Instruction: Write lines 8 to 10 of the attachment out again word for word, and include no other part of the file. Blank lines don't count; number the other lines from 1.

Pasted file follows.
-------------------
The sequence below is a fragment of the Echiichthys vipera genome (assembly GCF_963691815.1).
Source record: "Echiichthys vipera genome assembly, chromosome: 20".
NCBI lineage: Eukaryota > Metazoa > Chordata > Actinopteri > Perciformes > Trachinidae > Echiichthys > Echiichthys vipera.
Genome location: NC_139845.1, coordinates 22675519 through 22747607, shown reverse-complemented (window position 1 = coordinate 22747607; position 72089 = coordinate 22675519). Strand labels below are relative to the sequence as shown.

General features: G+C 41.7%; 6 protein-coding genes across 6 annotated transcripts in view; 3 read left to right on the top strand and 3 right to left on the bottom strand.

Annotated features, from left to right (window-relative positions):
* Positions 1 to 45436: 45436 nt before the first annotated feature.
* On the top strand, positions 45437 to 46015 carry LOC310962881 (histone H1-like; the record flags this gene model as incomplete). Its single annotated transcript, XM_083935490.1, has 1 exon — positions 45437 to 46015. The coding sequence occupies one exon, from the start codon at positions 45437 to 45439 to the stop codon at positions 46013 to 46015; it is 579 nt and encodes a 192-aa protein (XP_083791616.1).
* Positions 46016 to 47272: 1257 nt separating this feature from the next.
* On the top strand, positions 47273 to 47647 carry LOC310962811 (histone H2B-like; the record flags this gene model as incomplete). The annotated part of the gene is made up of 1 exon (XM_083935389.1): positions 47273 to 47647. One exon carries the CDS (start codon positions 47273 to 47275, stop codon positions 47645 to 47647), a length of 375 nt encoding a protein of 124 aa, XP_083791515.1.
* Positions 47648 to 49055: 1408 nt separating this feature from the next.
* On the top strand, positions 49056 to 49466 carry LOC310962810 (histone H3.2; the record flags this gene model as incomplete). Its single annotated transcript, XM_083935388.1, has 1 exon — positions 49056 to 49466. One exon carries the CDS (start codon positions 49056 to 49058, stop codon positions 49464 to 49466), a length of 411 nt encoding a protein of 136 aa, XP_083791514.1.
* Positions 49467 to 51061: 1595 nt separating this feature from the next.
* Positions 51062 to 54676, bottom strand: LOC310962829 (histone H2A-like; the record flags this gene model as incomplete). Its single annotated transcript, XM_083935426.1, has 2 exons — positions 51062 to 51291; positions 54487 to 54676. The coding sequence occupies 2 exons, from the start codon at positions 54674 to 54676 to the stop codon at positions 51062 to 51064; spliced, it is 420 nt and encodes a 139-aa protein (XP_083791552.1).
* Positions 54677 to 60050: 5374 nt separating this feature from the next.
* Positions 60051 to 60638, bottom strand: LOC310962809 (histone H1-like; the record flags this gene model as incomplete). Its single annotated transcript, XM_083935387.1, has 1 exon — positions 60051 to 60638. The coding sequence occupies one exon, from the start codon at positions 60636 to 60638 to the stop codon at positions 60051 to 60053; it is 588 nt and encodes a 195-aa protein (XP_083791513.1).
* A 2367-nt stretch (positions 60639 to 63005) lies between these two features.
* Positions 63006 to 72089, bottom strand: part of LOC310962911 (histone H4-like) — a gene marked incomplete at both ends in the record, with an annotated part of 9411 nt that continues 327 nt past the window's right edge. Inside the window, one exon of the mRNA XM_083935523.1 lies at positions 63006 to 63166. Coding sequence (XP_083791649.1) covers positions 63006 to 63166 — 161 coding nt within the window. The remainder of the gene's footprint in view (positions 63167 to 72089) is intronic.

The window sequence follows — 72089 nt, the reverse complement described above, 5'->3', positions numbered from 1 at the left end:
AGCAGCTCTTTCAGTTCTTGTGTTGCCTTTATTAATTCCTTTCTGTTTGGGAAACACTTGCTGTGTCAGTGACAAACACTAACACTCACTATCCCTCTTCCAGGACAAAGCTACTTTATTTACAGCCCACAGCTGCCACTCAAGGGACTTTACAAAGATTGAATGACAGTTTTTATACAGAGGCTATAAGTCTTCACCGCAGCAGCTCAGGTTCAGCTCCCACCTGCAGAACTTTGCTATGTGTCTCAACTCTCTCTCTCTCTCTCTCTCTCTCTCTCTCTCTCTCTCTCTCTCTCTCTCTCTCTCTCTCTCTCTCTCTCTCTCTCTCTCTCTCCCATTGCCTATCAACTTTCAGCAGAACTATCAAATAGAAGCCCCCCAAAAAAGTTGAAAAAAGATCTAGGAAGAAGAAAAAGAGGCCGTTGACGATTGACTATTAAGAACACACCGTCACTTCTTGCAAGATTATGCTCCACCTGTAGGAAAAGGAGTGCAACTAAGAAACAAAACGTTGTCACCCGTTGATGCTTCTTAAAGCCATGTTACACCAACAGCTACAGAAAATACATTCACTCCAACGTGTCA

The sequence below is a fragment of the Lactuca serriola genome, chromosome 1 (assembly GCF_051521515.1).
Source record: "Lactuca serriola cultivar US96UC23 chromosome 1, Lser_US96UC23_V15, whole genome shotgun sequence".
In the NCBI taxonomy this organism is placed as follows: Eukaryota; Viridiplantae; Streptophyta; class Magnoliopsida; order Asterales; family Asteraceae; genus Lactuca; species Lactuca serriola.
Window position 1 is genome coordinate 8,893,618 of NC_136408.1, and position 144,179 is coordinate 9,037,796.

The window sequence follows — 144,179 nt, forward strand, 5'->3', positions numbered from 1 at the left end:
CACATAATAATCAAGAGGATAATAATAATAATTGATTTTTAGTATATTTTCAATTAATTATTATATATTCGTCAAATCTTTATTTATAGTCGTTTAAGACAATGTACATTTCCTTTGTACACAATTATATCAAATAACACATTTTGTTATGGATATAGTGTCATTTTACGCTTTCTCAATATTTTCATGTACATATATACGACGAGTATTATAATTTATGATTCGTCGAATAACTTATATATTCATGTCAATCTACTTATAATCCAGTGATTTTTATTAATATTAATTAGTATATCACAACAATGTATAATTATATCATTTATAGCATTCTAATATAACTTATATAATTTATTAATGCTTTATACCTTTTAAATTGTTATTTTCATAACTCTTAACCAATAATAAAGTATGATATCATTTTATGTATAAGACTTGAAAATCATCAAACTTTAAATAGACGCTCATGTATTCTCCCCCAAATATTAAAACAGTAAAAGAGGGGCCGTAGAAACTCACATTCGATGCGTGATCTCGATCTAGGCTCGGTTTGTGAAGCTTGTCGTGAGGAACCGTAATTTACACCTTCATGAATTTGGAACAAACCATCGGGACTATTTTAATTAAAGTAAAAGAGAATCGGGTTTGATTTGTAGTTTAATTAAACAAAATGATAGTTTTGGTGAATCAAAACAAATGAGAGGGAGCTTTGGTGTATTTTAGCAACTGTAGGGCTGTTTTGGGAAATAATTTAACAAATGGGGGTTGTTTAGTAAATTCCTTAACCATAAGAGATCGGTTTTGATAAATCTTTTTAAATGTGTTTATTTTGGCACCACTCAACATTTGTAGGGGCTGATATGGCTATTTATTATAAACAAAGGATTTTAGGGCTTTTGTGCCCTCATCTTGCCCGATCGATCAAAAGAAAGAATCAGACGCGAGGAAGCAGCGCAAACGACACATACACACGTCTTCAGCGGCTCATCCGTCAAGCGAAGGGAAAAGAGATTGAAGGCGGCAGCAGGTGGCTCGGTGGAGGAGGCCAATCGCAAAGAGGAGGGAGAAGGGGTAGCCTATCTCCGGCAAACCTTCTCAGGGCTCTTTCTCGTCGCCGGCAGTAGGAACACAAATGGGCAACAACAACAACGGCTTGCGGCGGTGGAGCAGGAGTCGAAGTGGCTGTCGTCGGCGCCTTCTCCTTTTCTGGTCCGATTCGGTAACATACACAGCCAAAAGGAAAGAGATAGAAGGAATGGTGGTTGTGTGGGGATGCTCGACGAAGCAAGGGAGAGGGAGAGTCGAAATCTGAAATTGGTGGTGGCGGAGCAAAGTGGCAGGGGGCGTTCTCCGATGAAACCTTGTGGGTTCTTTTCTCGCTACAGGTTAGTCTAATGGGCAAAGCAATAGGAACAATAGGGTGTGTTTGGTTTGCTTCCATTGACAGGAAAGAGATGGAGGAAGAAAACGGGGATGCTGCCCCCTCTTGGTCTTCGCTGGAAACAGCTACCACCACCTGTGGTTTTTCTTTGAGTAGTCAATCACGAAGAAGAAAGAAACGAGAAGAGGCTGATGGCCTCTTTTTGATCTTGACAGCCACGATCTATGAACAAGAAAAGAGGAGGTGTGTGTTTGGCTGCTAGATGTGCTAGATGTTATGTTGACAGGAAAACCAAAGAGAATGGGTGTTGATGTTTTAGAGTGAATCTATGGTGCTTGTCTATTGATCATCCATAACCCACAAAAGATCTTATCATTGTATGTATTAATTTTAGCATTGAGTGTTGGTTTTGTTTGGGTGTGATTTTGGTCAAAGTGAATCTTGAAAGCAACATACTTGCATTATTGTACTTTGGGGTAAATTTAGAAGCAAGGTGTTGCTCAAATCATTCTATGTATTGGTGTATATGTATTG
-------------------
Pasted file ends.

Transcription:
* On the top strand, positions 45437 to 46015 carry LOC310962881 (histone H1-like; the record flags this gene model as incomplete). Its single annotated transcript, XM_083935490.1, has 1 exon — positions 45437 to 46015. The coding sequence occupies one exon, from the start codon at positions 45437 to 45439 to the stop codon at positions 46013 to 46015; it is 579 nt and encodes a 192-aa protein (XP_083791616.1).
* Positions 46016 to 47272: 1257 nt separating this feature from the next.
* On the top strand, positions 47273 to 47647 carry LOC310962811 (histone H2B-like; the record flags this gene model as incomplete). The annotated part of the gene is made up of 1 exon (XM_083935389.1): positions 47273 to 47647. One exon carries the CDS (start codon positions 47273 to 47275, stop codon positions 47645 to 47647), a length of 375 nt encoding a protein of 124 aa, XP_083791515.1.